Bookmark   April 4, 2012 at 9:18PM
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Work with your contractor to find a creative solution.

You'll want access to the water shut-off valve(s). It's a good idea to shut them off while you're on vacation. A hose failure while you're gone could do massive damage to your house. It sounds like you have this covered.

You'll also want a way to access the dryer vent hookup. If you have to use flexible vent line, at least make it the rigid accordion type and not the foil covered plastic. It should be cleaned once a year or so. If you can't get to it, you'll be tempted to ignore cleaning it.

If you have a gas dryer, you absolutely need to be able to get to the gas shutoff valve.

These are all solvable problems with a creative contractor. Don't allow them to be so "built-in" they're not serviceable or maintainable.

    Bookmark   April 4, 2012 at 10:05PM
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You also want to consider a separate pan with a drain, for the washer to catch any overflow from the washer should it occur. I had one fabricated out of zinc at a local machine shop, thinking it was a good idea, never thinking it would actually be used. I had an overflow one day, and was Very Happy for planning ahead my "worst case scenario".

    Bookmark   April 4, 2012 at 11:32PM
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knot - not everyone has the ideal situation. I would love to have a big house with a big laundry room. Instead I have a cozy house with a laundry closet. No reasonable way to access the back of it. I turn the water and gas off to the whole house when I leave for a few days to prevent accidents. (Not in the winter). So far - almost 6 years - I have had no problems. I am willing to take a small risk to reap the benefits of a nice W/D in a convenient location. Sure beats a laundromat.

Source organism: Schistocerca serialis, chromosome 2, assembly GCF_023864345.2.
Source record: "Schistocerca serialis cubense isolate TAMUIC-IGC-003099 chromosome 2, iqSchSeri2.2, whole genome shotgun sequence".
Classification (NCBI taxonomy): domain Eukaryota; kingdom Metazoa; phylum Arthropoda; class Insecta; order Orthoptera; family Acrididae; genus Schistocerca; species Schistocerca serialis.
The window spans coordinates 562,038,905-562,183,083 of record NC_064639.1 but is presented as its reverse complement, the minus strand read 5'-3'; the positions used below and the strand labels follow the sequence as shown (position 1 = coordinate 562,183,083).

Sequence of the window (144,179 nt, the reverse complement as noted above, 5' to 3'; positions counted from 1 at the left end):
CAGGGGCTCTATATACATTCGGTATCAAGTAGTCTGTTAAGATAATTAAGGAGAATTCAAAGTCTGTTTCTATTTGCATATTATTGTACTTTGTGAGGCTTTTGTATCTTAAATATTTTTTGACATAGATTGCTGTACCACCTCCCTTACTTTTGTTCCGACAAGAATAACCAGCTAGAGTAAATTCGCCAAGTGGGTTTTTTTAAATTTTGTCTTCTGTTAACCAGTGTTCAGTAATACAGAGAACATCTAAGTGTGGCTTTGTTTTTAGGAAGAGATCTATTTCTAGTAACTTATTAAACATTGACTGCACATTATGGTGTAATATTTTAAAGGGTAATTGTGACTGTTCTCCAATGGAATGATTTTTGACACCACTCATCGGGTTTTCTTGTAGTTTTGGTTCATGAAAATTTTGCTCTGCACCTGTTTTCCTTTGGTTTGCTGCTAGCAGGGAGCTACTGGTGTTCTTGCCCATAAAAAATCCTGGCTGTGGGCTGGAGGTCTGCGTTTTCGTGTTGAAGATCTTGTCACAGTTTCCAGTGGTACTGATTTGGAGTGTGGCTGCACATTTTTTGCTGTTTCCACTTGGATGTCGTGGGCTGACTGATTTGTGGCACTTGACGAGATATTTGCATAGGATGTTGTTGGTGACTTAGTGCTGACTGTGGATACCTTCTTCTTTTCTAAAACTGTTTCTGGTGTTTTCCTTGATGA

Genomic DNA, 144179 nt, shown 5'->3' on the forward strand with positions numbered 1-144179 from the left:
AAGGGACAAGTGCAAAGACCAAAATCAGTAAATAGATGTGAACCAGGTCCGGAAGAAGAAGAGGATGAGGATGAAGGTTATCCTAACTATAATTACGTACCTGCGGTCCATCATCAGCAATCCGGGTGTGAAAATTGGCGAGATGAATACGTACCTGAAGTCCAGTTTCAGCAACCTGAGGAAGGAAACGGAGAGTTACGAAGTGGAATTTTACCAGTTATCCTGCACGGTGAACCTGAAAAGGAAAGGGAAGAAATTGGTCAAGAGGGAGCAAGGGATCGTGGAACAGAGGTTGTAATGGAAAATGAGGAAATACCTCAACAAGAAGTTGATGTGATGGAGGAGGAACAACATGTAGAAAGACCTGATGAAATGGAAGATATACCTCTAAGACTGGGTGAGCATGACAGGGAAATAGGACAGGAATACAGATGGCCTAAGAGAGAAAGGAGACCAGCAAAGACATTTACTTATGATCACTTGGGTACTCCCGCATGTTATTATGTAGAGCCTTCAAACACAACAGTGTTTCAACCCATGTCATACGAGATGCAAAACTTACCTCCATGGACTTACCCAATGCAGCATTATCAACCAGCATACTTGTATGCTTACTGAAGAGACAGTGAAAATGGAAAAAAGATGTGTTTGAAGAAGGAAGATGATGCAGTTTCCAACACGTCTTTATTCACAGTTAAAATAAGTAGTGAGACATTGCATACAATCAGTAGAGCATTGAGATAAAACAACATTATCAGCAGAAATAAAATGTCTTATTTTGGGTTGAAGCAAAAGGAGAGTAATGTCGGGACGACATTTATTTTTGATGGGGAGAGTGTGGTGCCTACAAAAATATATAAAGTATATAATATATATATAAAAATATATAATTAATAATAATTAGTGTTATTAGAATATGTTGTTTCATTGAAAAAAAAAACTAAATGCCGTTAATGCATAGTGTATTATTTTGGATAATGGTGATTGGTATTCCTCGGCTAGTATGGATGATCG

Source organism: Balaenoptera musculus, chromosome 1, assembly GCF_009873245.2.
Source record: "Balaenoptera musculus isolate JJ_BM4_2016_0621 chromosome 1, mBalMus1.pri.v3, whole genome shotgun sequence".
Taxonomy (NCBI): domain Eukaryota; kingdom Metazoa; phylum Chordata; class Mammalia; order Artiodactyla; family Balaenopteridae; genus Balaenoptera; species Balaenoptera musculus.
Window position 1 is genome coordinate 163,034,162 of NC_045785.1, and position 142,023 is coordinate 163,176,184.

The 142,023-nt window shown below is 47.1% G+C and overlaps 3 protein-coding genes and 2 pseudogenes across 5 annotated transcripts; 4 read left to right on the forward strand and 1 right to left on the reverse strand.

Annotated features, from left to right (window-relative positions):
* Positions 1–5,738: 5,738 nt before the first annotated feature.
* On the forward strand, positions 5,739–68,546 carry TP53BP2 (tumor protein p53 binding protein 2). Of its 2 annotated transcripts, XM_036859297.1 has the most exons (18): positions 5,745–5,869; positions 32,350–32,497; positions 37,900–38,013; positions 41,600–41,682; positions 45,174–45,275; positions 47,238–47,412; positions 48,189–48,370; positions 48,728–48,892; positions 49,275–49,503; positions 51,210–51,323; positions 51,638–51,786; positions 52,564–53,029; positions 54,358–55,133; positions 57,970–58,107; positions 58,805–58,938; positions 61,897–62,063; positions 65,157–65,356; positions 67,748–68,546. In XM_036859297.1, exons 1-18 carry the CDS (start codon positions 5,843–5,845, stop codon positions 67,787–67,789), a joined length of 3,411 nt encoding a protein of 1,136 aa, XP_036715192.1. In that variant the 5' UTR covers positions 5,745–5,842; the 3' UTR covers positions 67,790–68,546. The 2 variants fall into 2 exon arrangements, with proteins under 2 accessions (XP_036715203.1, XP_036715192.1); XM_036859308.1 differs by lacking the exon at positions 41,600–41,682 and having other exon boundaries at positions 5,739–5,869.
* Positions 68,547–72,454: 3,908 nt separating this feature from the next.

Bookmark   April 5, 2012 at 12:36PM
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I will be replacing a stackable unit soon, just waiting for old one (broken bearings) to ware out.

The thing about rollers is, I'd be concerned about vibration-either enough to work the locks loose or move the roller to the sides of the closet.

Otherwise a swell idea. Any thoughts on this?

    Bookmark   April 9, 2012 at 2:06PM
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I have a stacked washer and dryer in a small closet. In my case with the Bosch Axxis units, the harder the surface of the floor the better. The washer must sit with all 4 feet solid on the ground. I tried a stall mat which caused more vibration.
Also, you need access to all hookups. Luckily my laundry closet backs up a bedroom closet. Eventually(before it's too late) I'm going to nicely cut/trim a small door through the two closets that would allow my arm to reach though to turn off water/electric connections.
I hope this gives some insight.

    Bookmark   April 10, 2012 at 8:13PM
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Thanks all. A quick contractor has placed the gas and water shut-offs along the right side wall, so I can slide my hand in between the w/d and the wall to shut-off. There is also a water shut-off in the basement directly below the stacked unit.
Now it just needs to be moved into place using a monster-sized dolly!

    Bookmark   April 11, 2012 at 10:06PM